Hold Your Fire!

We’re three days in our new home here in the Shenandoah Valley Virginia town of Waynesboro. Moving cartons are everywhere – open, full and some empty. Our third bedroom has been turned into a storeroom with furniture piled on top of each other and boxes not yet to be opened crammed into whatever available space there is. But, as I write this, our bedroom, the guest bedroom, living room and kitchen have finally been put into order.

It has been an exhausting few months. The idea of selling our home, marketing it and having a wonderful buyer come forth immediately was emotional but not too stressful. It was the packing and tag sales that started to ebb our energy. As I’ve written before, no one wants to help you pack and fewer than none want to help unpack. You’re on your own, baby!

So, imagine if you can sleeping soundly in your bed after two days of heavy lifting and sorting. The cool mountain air, drifting in through the slightly open window, has given you some of the most restful sleep you’ve had in several years. And then it happens.

A female voice, young sounding, comes from just outside your window. At first it seems like only a jumble of words, loud words, but not quite making sense. It’s still dark. What the heck!

The word jumble takes form and the young woman seems to be speaking  shouting to someone on her cell phone. This can’t be happening. But it is!

The conversation gets louder. This gal must live upstairs and is having a conversation while walking outside, I’m thinking. Now her words are coming together.

“You know”, she says, “I’ve always been a sort of worrier; maybe even depressed. No, not depressed, just kinda’ into my feelings, you know”.

Lady, I’m thinking, if you knew what I’m feeling you’d tone it down a notch. And further away, too!

But, she continues. “So, like, my parents knew I couldn’t open up to many people so they bought me Snowball. And, I’d like talk to Snowball all the time, ya’ know. I’d tell him everything. And, I mean EVERYTHING!

Oh, please have mercy, I’m thinking. Please, please be quiet!

Now, The Redhead is awake. Her eyes are closed, but I know she’s awake.

“So, like sometimes I didn’t even have to talk to Snowball. He just knew what I was thinking. My parents sensed how much I loved him and could talk to him so they bought me Snowflake. She was a girl, ya’ know. So, I’d talk to them and then one day my aunt and uncle bought me a baby seal and I named her Snow Crystal. Yep, another girl. So, I had one boy and two girls that I could talk to about EVERYTHING!

This can not happening.  But, now I hear laughing. This woman is outside my window on speaker phone! In the dark!

So, one year my parents took me on winter break vacation to the Bahamas, she continues. It was fab, ya’ know. But, I wouldn’t go unless Snowball, Snowflake and Snow Crystal could go ,too. My parents thought it was cute so they bought an oversize suitcase to put them into.

Wait a minute! These snow things are dolls, stuffed animals!!?? Oh, Lady, you’ve got to be kidding me!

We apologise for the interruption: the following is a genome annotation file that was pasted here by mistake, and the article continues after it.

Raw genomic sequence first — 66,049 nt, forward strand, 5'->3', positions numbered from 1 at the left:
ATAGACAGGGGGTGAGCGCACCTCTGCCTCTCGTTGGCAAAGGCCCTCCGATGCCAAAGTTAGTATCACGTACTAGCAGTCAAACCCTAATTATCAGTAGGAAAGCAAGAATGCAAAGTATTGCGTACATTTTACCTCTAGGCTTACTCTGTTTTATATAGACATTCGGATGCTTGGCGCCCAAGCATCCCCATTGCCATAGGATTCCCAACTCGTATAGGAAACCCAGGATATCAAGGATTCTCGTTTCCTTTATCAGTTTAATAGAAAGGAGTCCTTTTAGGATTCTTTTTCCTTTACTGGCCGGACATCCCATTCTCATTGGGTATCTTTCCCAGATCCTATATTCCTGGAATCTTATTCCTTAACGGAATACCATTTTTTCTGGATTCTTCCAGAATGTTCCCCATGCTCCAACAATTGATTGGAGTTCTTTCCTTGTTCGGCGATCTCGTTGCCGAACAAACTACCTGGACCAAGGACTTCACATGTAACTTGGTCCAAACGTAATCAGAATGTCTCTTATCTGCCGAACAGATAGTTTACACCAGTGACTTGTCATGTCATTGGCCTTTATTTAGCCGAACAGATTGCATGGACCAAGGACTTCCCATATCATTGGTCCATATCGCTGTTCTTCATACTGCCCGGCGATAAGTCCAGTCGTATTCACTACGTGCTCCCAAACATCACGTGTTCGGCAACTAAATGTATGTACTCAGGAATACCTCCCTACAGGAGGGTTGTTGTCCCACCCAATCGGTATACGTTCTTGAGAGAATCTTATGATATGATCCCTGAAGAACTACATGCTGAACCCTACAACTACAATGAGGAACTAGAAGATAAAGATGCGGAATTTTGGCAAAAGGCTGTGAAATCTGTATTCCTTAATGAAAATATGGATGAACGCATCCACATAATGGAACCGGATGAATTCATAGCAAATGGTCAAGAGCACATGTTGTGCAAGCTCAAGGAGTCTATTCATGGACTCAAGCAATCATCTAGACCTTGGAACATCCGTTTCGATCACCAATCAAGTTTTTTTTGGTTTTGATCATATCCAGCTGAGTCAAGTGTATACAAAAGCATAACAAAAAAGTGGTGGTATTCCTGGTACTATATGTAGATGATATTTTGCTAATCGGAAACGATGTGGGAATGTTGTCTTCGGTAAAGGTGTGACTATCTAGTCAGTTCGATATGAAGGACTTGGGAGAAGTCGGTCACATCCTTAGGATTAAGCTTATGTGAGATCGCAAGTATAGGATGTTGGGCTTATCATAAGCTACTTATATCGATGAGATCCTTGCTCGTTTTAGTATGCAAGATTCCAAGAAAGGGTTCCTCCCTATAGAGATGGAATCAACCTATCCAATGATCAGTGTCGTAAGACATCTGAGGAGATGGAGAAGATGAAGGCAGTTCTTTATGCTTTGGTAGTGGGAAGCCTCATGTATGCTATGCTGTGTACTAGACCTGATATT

“And, so”, she continues, “as I got older I still talked to Snowball and Snowflake and Snow Crystal all the time. About EVERYTHING! About how I felt when the other girls started to develop and I didn’t, ya’ know.

More laughter from the other end of the phone.

And then, louder if possible, “So, my mom knew I was feeling bad and how I could talk to Snowball and Snowflake and Snow Crystal about EVERYTHING (more speaker phone laughter) so she said I should talk to them about wearing a training…

Wait a minute! This is altogether too much! I’m putting an end to this conversation right now. So, I throw off the covers and realize that since our bed is now on a padded carpet it’s a bit higher. My feet can’t reach the floor! So, I hop off, slightly twisting an ankle already sore from all the bending and lifting of the past few days. Dang it!

I hobble over to the window to tell The Conversationalist that her conversation is over and to pipe down and move on!

And then…wait a minute! She’s inside our room! What??

I turn to her voice. What the heck is happening? Son of a … It’s the clock radio tuned into a public radio station and broadcasting a “repeat performance” of Storyteller something or other. No one’s outside my window. Hold your fire, Gibby!

The still closed eye Redhead says, “What’s wrong with you”?

“Nothing, My Sweet”. I hop back up in bed and laugh The Redhead fully awake and  myself back into deep slumber.

Good Night!

P.S. Note the change of photo at the top of the blog. It was taken back in September not far from where we now are.

 

Getting Closer

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Just the beginning!

We’re a bit more than two weeks away from “D-Day”, the day the moving van will arrive and Florida will be in our past.

It’s been an interesting four years. So many people of our age have, for quite some time, been settled in the place and circumstances they are. Not us. Perhaps, that is the consequence of a fledgling being thrown from the nest. Or, perhaps, my mother was right – there is a bit of the Tinker in me. And, everyone knows about Redheads! In any case, off we’ll go. Taking those things which we can’t part with. Books, furniture and art we found together, photos. And memories, mostly pre-Florida. And one another.